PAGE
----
Virtual reality has promise for nearly every industry ranging from architecture and design to movies and entertainment, but the real industry to gain from this technology is science in general. The money that can be saved examining the probability of experiments in an artificial world before they are actually carried out could be great, and the money saved on energy could be even greater. Virtual reality is something that personally excites me because uses and benefits of it are never ending.
The best example of how virtual reality can help science is that of the 'molecular docking' experiments being done in Chapel Hill, North Carolina. Scientists at the University of North Carolina have developed a system that simulated the bonding of molecules. However, instead of using complicated formulas to determine bonding energy or stick drawings, the chemist can use a high-tech head-mounted display. With this they attach their bodies to an artificial arm from the ceiling. This system is so easy to operate that children could learn to form bonds using a trial and error method.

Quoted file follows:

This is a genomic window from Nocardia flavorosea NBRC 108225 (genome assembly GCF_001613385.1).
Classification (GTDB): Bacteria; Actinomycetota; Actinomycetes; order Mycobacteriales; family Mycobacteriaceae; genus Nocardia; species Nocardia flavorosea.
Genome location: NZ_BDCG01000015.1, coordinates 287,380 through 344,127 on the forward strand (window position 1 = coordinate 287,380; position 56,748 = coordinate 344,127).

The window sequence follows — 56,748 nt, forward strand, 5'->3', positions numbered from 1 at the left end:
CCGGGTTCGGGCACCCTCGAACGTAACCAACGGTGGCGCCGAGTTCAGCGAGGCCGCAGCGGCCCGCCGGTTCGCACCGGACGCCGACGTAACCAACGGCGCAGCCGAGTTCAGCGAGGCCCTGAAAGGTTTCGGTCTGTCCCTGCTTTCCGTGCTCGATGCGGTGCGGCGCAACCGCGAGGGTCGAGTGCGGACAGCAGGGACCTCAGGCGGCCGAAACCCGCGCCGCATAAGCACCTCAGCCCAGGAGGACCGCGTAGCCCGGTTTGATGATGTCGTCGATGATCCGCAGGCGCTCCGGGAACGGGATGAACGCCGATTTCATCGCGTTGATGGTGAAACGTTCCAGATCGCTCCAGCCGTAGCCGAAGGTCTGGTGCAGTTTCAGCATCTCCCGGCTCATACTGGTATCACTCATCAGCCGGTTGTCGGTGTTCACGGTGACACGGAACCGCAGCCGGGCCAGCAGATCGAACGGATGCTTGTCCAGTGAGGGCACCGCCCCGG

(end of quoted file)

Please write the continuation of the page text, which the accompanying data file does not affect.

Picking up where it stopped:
In another field, architectural designers have also found that virtual reality can be useful in visualizing what their buildings will look like when they are put together. Often, using a 2D diagram to represent a 3D home is confusing, and the people that fund large projects would like to be able to see what they are paying for before it is constructed. An example, which is fascinating, would be that of designing an elementary school. Designers could walk in the school from a child's perspective to gain insight on how high a water fountain is, or how narrow the halls are.
Product designers could also use virtual reality in similar ways to test their products. NASA and other aerospace facilities are concentrating research on such things as human factors engineering, virtual prototyping of buildings and military devices, aerodynamic analysis, flight simulation, 3D data...
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